Over 11,100 pharmacies across England completed part one of the Pharmacy Quality Scheme (PQS) this year, 640 more than the number that completed the scheme last year, the Pharmacist has learned.
According to data provided by NHS England, 11,108 community pharmacies declared they had completed part one of the PQS during the pandemic in 2020/21. While only 10,468 pharmacies declared they had completed the PQS in 2019/20.
A further 10,587 community pharmacies completed part two of the scheme so far (10 June) — which is due to close in two weeks (30 June). There was no part two to the scheme in 2019/20.
The first part of the scheme included 14 Covid-related actions that contractors must have undertaken to qualify for their first payment and to be eligible for the second phase.
Funding for the first half of the scheme was set at £18.75m, of which contractors will be able to claim £1,630 each.
In part two of the scheme, contractors needed to choose one of five domains, such as infection control or risk management, and fulfil the quality criteria within it to qualify for payment. Pharmacies received £53.88 per action completed.
Commenting on the figures, Alastair Buxton, PSNC director of NHS services said: ‘It is fantastic to see more community pharmacies getting involved with the Pharmacy Quality Scheme.
‘Despite increasing workload and workforce pressures, pharmacy teams remain just as keen to provide quality services, improve their skills, and work better with their NHS colleagues. This year was a bit different with Part 1 of the scheme concentrating on supporting the pandemic response, but this made the scheme even more relevant to pharmacies’ core role.’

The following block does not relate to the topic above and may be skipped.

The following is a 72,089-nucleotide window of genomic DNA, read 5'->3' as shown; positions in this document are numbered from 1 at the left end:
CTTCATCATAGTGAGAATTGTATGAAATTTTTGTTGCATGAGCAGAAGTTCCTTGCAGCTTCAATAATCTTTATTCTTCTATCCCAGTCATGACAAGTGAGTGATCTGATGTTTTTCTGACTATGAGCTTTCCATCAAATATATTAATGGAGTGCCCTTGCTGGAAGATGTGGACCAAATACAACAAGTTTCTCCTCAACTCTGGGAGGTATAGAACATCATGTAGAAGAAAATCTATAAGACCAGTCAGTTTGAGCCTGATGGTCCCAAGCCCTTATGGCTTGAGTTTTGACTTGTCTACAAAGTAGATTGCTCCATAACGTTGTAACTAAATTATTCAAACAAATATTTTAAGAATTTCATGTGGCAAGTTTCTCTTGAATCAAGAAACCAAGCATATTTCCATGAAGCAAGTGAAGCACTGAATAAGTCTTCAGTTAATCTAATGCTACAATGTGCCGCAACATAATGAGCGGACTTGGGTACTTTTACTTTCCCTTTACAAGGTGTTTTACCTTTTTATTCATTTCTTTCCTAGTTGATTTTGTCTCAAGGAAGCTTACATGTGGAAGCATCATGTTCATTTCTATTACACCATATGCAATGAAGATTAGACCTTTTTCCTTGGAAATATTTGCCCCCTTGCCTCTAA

Echoing Mr Buxton, Professor Claire Anderson, chair of the Royal Pharmaceutical Society (RPS) in England said: ‘It’s great news that more pharmacies completed the PQS this year, despite the challenges.’
‘Pharmacists have put patients first throughout the Covid-19 pandemic and should be fairly rewarded for the work they do.
‘It’s now vital for the NHS to make the most of community pharmacy to support the NHS recovery and better manage demand across the health service.
‘This must be backed up by fair funding for community pharmacy, investment in education and training, and read-write access to patient records for all pharmacists.’
Dr Leyla Hannbeck, chief executive officer of the Association of Independent Multiple Pharmacies (AIMp) also added: ‘This demonstrates how hard community pharmacy teams work to achieve the best outcome for patients and achieve their targets.
‘This sector has shown over and over again that we are here for the NHS. We achieved record number of flu vaccinations, we achieve record number of Covid vaccinations through only a few hundred sites and the list goes on.
‘Community pharmacy needs be given the right opportunities, support and recognition because we can be a solution for the healthcare sector.’
A version of the scheme — the Community Pharmacy Quality Payments Scheme (QPS) — was initially introduced in December 2016.
It was created as a way to reward community pharmacies for delivering quality criteria in all three of the quality dimensions: clinical effectiveness, patient safety and patient experience.
NHS England and NHS Improvement then developed the Pharmacy Quality Scheme (PQS) for 2019/20 and 2020/21.